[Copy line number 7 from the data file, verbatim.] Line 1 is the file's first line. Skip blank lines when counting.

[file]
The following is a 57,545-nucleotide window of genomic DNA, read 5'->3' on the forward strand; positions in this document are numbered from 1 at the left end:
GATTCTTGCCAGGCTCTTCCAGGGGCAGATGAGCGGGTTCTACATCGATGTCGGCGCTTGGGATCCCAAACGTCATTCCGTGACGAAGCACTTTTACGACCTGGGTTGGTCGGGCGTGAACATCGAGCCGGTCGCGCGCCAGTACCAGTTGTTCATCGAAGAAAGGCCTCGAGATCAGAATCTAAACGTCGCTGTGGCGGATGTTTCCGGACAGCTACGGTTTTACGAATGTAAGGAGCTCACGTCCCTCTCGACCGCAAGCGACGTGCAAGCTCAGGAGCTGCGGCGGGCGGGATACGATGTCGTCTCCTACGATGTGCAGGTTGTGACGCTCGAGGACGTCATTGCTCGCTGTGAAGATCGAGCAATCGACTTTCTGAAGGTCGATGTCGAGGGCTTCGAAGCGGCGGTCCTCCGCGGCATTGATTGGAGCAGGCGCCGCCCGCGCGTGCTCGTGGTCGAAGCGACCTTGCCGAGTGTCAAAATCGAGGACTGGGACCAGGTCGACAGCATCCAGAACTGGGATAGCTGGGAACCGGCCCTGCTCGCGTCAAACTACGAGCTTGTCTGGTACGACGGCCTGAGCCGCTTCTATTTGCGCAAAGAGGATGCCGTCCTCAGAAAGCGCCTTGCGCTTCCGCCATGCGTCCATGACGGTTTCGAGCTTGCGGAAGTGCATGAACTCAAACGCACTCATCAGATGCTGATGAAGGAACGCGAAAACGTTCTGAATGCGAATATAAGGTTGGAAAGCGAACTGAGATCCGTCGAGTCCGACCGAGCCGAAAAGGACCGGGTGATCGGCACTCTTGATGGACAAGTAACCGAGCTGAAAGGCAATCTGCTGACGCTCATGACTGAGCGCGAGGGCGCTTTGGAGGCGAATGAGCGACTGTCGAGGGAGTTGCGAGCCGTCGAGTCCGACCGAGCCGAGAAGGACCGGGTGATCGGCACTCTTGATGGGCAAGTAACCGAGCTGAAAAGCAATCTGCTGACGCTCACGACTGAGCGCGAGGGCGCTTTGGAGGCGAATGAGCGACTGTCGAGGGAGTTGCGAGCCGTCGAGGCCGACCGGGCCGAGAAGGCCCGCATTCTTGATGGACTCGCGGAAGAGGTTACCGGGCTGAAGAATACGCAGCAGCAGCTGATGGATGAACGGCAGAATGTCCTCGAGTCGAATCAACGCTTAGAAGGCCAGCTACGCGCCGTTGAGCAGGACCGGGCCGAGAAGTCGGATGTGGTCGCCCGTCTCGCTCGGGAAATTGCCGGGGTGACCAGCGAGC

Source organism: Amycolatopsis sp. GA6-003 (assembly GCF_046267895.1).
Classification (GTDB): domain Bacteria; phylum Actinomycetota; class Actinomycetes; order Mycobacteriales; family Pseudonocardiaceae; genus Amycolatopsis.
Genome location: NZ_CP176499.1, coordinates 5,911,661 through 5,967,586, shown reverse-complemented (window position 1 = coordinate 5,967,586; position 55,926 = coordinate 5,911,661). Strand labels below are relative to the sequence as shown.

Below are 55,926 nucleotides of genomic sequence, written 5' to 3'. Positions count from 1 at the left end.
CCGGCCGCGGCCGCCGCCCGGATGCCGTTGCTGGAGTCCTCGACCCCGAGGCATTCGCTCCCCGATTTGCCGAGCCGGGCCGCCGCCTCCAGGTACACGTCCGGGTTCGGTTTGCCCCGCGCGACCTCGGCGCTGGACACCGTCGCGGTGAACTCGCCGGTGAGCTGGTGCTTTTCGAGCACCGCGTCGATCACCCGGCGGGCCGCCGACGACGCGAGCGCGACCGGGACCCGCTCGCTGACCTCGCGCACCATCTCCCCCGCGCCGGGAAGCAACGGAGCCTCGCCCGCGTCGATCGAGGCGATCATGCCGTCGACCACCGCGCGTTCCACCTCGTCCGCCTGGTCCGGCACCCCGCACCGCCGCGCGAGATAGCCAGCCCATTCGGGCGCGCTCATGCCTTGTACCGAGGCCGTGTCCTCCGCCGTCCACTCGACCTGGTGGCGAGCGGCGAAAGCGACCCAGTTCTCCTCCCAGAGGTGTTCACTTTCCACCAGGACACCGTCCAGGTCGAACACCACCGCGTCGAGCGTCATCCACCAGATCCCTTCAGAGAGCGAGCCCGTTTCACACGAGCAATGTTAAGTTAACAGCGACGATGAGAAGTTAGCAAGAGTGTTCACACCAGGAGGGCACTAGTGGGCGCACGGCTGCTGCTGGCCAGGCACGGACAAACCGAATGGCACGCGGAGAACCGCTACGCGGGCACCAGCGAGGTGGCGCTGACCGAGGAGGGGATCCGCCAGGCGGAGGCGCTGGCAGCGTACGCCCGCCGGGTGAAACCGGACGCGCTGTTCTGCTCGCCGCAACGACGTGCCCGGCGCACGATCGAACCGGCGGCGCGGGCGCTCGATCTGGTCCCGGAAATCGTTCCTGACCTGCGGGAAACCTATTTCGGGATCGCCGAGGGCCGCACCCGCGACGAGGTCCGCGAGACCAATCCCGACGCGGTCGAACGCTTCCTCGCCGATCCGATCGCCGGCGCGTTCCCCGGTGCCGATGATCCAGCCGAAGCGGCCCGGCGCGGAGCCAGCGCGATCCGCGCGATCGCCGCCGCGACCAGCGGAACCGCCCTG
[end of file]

CCGGCCGCGGCCGCCGCCCGGATGCCGTTGCTGGAGTCCTCGACCCCGAGGCATTCGCTCCCCGATTTGCCGAGCCGGGCCGCCGCCTCCAGGTACACGTCCGGGTTCGGTTTGCCCCGCGCGACCTCGGCGCTGGACACCGTCGCGGTGAACTCGCCGGTGAGCTGGTGCTTTTCGAGCACCGCGTCGATCACCCGGCGGGCCGCCGACGACGCGAGCGCGACCGGGACCCGCTCGCTGACCTCGCGCACCATCTCCCCCGCGCCGGGAAGCAACGGAGCCTCGCCCGCGTCGATCGAGGCGATCATGCCGTCGACCACCGCGCGTTCCACCTCGTCCGCCTGGTCCGGCACCCCGCACCGCCGCGCGAGATAGCCAGCCCATTCGGGCGCGCTCATGCCTTGTACCGAGGCCGTGTCCTCCGCCGTCCACTCGACCTGGTGGCGAGCGGCGAAAGCGACCCAGTTCTCCTCCCAGAGGTGTTCACTTTCCACCAGGACACCGTCCAGGTCGAACACCACCGCGTCGAGCGTCATCCACCAGATCCCTTCAGAGAGCGAGCCCGTTTCACACGAGCAATGTTAAGTTAACAGCGACGATGAGAAGTTAGCAAGAGTGTTCACACCAGGAGGGCACTAGTGGGCGCACGGCTGCTGCTGGCCAGGCACGGACAAACCGAATGGCACGCGGAGAACCGCTACGCGGGCACCAGCGAGGTGGCGCTGACCGAGGAGGGGATCCGCCAGGCGGAGGCGCTGGCAGCGTACGCCCGCCGGGTGAAACCGGACGCGCTGTTCTGCTCGCCGCAACGACGTGCCCGGCGCACGATCGAACCGGCGGCGCGGGCGCTCGATCTGGTCCCGGAAATCGTTCCTGACCTGCGGGAAACCTATTTCGGGATCGCCGAGGGCCGCACCCGCGACGAGGTCCGCGAGACCAATCCCGACGCGGTCGAACGCTTCCTCGCCGATCCGATCGCCGGCGCGTTCCCCGGTGCCGATGATCCAGCCGAAGCGGCCCGGCGCGGAGCCAGCGCGATCCGCGCGATCGCCGCCGCGACCAGCGGAACCGCCCTG